The Hill Haven, Saattal
The Architect's Address, New Delhi
Crafted for conversations- the formal living space marks itself with the key element, being the bar which is placed in a corner with large panes of sliding folding corner glazing that blurs the inside- out boundary and connect the indoor living/bar space to the green outside seamlessly; a large balcony faces the green of the covered nallah outside, works as a gradation between interior and exterior. Exploring materiality in design, the expansive living, dining and family lounge has a ceiling covered in pinewood that traverses across the length of the house, helping increase the sense of openness and expanse, while augmenting the material palette with a warmth. The Dining area has the dining table as the key accent, done in red stain wooden finish with statement dining chairs along with an earthy pendant light above. The blinds and the artwork have been kept subtle in black and white to keep the table as the key feature. Bookshelves laden with travel curious add a warm, and personal touch to the space.
Designed as a multi-functional space that can be expanded by means of the sliding folding doors, the family lounge can be converted to become a guest room when required. All the spaces have a bay window (the architect’s favourite) which makes for a cosy seating space, and can be used for reading or relaxation, whilst also adding another degree of illumination to each space. The house has been planned keeping in mind flexibility in the future, which allowed for the creation of living spaces vis a vis multiple smaller rooms. Even though the balcony, the formal living space, the dining and the family lounge are all individual spaces, they all read as one.
The Master bedroom follows the same stylistic aesthetic as the rest of the house, with exposed brickwork, wooden flooring and grey walls together creating a warm environment. Another Bay window makes for a cosy space to sit and enjoy the green outside, while the brickwork behind the bed adds texture and contrast to the room. The furniture is simple, with vintage fabric and the hanging lights, all adding to the quaintness of the space. The dresser and the toilet have been kept fairly simple and utilitarian with plenty of storage and plenty of natural light. The daughter’s bedroom is designed with an animal theme with colour diversity and fun upholstery. The furniture is kept muted, painted in white and grey with wooden flooring and yellow that flows in from the bathroom adding to the warmth of the room. A stepped black board wall gives the child enough wall space to freely explore their creativity. The study tables have been designed like a house, where the child can role play and explore fantasies. The bay window also creates cosy little spaces with fairy lights and the sheers drawn. The bathroom is done in bold yellow, white and grey with accent hardware. With an intent to reuse and recycle, the ceiling is designed from the pinewood excess that was left from the living area.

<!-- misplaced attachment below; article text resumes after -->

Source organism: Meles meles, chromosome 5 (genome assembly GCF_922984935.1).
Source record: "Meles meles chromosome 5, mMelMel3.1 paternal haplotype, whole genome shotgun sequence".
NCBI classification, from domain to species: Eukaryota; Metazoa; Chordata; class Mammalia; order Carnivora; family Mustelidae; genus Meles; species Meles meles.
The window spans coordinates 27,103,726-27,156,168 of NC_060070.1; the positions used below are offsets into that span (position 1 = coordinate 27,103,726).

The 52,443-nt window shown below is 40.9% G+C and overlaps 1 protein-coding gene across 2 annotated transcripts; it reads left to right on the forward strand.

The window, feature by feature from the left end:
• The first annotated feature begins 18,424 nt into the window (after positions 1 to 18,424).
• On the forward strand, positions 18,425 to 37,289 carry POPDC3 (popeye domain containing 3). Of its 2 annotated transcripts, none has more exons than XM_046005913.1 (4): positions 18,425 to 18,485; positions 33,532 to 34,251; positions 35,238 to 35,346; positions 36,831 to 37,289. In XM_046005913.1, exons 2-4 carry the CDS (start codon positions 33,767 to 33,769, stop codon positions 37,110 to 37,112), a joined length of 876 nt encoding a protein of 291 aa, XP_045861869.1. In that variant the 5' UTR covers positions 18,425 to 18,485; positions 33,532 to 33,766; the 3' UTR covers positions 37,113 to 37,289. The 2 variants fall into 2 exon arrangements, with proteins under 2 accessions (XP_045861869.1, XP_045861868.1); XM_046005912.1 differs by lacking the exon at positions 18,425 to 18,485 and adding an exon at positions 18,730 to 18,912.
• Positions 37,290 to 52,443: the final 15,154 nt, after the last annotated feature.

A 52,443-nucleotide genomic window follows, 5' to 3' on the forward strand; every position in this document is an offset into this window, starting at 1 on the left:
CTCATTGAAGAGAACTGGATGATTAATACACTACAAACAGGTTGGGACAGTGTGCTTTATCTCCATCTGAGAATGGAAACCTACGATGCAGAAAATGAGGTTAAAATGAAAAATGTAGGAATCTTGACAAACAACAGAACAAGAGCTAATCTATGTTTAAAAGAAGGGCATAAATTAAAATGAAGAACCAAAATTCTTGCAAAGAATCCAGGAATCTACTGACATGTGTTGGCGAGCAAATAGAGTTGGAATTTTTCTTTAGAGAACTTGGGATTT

The powder room has a modern Indian theme in a grey palette with a feature wall in cement tile that is crafted with Indian motifs and colours of ink pottery. The vanity has a rustic wooden top placed on a metal frame and a cement basin while the Kitchen is designed as a minimalistic and functional space. Bright blue cabinets, a white backsplash, and wooden tiles create a bold and impressive scheme, with sufficient natural light and a kitchen garden outside.
Amalgamating traditional materials and craft, the house has a rustic, yet modern feel, with exposed brick continuing from outside, cast in-situ terrazzo flooring, wood and hues of grey as the core material palette. The consistency of coupling greys with brass is carried out in the doors that are painted grey with highlights of brass studs and hardware. The furniture language throughout the house amalgamates the Indian craftsmanship and aesthetic with modern functionality- Clean lines with subtle Indian design elements, cement tiles, woodwork in furniture, cane weaves and the fabrics.
At the entry, there is an artwork with a console below set inside a red niche highlighting the artwork. The two large paintings – Ganesha and the Krishna one are done by the architect’s mother, symbolic of the passion for traditional art and of course, augmenting the legacy while adding a personal touch. The photographs on the walls are mostly travel picture or family photographs, amalgamating personality with design. The artefacts and curious are collected during the various travels during the years. Indoor and outdoor plants help in reducing the pollutants in the air while an Edible garden, demonstrates the larger intent to connect with nature.
A masterful stroke in an aesthetic and functional spatial design, amidst the chaos of the metropolitan that is Delhi, the design of the architect’s address is a breath of fresh air, whilst being an impeccable blend of Indian and modern contemporary design, optimizing cost and materiality. The use of materials such as terrazzo, cement tiles, brass, exposed brick and pinewood ensures that everything is recyclable or eco-friendly. Openness and fluidity were kept in focus as the designer carved out sanctuaries in the home that one could meld into. Despite its relatively open design, there is a sense of comfort and privacy, which often goes missing nowadays due to the modern architect’s obsession with transparency and blurring of outside and inside spaces. The architect’s personal statement and passion for open planning, multifunctional use of space, natural light & detailing- are all manifested in her own home. Truly representative of the design ethos of the studio she runs, the house lives and breathes the design philosophy.